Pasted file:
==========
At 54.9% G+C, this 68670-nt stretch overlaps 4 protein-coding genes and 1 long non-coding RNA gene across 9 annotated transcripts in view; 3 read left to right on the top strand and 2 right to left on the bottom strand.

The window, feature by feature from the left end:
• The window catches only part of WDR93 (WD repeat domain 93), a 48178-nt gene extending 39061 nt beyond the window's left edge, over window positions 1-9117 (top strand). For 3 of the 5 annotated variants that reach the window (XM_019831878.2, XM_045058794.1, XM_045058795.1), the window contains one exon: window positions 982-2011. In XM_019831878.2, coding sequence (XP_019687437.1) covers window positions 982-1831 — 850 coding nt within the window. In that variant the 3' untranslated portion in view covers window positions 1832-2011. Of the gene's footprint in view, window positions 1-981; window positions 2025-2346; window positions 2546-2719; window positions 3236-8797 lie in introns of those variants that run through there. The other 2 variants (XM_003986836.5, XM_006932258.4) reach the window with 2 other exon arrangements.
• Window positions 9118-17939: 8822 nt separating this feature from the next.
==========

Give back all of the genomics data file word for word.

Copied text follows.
At 54.9% G+C, this 68670-nt stretch overlaps 4 protein-coding genes and 1 long non-coding RNA gene across 9 annotated transcripts in view; 3 read left to right on the top strand and 2 right to left on the bottom strand.

The window, feature by feature from the left end:
• The window catches only part of WDR93 (WD repeat domain 93), a 48178-nt gene extending 39061 nt beyond the window's left edge, over window positions 1-9117 (top strand). For 3 of the 5 annotated variants that reach the window (XM_019831878.2, XM_045058794.1, XM_045058795.1), the window contains one exon: window positions 982-2011. In XM_019831878.2, coding sequence (XP_019687437.1) covers window positions 982-1831 — 850 coding nt within the window. In that variant the 3' untranslated portion in view covers window positions 1832-2011. Of the gene's footprint in view, window positions 1-981; window positions 2025-2346; window positions 2546-2719; window positions 3236-8797 lie in introns of those variants that run through there. The other 2 variants (XM_003986836.5, XM_006932258.4) reach the window with 2 other exon arrangements.
• Window positions 9118-17939: 8822 nt separating this feature from the next.